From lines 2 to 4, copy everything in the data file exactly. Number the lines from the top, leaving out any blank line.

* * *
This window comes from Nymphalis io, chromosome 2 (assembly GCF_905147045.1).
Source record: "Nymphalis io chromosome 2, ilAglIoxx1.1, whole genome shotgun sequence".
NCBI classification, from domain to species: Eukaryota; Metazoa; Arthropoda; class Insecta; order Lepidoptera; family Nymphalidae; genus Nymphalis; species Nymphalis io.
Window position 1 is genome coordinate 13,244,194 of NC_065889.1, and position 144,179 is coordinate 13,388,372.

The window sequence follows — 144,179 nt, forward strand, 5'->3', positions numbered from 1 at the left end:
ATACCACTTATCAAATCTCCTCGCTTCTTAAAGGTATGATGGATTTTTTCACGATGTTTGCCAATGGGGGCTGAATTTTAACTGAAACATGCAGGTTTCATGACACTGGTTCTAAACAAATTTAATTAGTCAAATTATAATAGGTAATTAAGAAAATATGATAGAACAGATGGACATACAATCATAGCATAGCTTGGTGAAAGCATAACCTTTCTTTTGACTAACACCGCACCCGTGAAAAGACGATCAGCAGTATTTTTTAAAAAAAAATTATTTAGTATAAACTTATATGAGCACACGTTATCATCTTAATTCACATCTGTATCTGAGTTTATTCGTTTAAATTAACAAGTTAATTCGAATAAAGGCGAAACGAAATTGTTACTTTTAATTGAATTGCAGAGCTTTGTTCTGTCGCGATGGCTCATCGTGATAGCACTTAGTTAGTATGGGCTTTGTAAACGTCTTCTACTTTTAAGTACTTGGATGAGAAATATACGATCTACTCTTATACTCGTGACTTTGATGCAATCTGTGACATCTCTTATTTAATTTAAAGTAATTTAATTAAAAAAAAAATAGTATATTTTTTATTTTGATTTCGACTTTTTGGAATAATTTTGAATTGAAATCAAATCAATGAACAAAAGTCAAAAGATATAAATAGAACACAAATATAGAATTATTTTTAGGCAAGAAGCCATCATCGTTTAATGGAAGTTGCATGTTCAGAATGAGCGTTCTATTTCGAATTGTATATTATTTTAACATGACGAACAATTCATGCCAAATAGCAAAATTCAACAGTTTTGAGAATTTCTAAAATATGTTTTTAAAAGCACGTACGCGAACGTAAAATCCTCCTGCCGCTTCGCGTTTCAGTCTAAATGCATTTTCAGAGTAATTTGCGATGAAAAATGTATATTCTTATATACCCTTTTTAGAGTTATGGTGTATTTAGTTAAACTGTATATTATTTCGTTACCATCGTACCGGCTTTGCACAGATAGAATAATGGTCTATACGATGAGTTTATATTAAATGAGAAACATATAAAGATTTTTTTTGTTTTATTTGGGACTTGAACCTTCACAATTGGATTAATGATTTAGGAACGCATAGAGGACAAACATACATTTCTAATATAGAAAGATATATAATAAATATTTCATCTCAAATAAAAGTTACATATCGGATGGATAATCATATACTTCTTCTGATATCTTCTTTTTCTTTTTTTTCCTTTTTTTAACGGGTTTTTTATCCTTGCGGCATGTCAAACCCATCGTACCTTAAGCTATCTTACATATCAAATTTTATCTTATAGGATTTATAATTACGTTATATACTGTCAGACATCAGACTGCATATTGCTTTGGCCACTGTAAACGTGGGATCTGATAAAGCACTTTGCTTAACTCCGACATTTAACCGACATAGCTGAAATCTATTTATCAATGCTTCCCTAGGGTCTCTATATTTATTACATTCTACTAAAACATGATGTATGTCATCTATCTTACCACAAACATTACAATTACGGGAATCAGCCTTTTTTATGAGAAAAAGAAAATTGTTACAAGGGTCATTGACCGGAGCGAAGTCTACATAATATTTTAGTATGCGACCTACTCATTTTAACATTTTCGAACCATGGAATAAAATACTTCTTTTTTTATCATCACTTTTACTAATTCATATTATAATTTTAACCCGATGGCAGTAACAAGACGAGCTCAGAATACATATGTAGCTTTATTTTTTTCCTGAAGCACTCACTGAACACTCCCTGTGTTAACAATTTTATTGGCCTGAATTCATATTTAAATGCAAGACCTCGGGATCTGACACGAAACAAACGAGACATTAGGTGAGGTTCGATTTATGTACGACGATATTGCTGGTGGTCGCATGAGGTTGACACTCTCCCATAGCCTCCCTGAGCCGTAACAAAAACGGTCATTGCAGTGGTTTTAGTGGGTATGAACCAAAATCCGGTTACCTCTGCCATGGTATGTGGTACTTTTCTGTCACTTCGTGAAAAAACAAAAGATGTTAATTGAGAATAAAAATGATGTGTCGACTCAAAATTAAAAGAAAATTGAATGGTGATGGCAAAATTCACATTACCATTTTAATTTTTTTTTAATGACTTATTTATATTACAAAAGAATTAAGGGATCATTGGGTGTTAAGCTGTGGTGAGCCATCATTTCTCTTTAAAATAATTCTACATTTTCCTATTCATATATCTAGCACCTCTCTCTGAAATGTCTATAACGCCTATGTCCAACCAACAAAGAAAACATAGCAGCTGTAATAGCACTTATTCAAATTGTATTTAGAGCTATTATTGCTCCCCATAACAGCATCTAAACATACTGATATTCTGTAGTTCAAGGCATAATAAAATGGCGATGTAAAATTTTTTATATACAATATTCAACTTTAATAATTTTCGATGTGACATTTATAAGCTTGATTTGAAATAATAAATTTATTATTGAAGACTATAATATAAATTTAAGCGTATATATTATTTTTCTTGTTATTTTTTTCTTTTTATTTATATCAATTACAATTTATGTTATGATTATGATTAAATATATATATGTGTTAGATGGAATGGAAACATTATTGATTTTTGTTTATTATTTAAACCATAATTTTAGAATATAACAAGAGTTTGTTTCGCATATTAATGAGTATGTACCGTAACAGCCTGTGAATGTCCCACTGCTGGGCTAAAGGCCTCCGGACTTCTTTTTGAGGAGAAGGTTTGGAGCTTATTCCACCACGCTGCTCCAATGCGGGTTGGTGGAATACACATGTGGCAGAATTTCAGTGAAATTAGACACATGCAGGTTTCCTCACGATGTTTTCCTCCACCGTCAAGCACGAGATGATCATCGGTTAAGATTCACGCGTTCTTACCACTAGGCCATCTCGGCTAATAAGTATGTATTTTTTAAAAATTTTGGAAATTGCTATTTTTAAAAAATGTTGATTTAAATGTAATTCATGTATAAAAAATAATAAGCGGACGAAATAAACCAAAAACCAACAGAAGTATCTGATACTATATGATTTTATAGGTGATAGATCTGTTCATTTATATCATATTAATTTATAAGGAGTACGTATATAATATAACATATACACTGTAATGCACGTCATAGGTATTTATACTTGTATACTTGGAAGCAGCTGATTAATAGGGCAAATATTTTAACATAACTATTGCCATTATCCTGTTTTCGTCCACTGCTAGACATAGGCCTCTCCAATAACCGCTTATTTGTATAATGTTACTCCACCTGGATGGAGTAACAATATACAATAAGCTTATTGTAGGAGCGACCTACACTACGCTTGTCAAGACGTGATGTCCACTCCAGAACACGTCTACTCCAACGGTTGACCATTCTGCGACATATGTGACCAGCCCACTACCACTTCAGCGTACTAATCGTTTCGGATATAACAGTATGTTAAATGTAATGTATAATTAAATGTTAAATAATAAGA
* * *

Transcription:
Source record: "Nymphalis io chromosome 2, ilAglIoxx1.1, whole genome shotgun sequence".
NCBI classification, from domain to species: Eukaryota; Metazoa; Arthropoda; class Insecta; order Lepidoptera; family Nymphalidae; genus Nymphalis; species Nymphalis io.
Window position 1 is genome coordinate 13,244,194 of NC_065889.1, and position 144,179 is coordinate 13,388,372.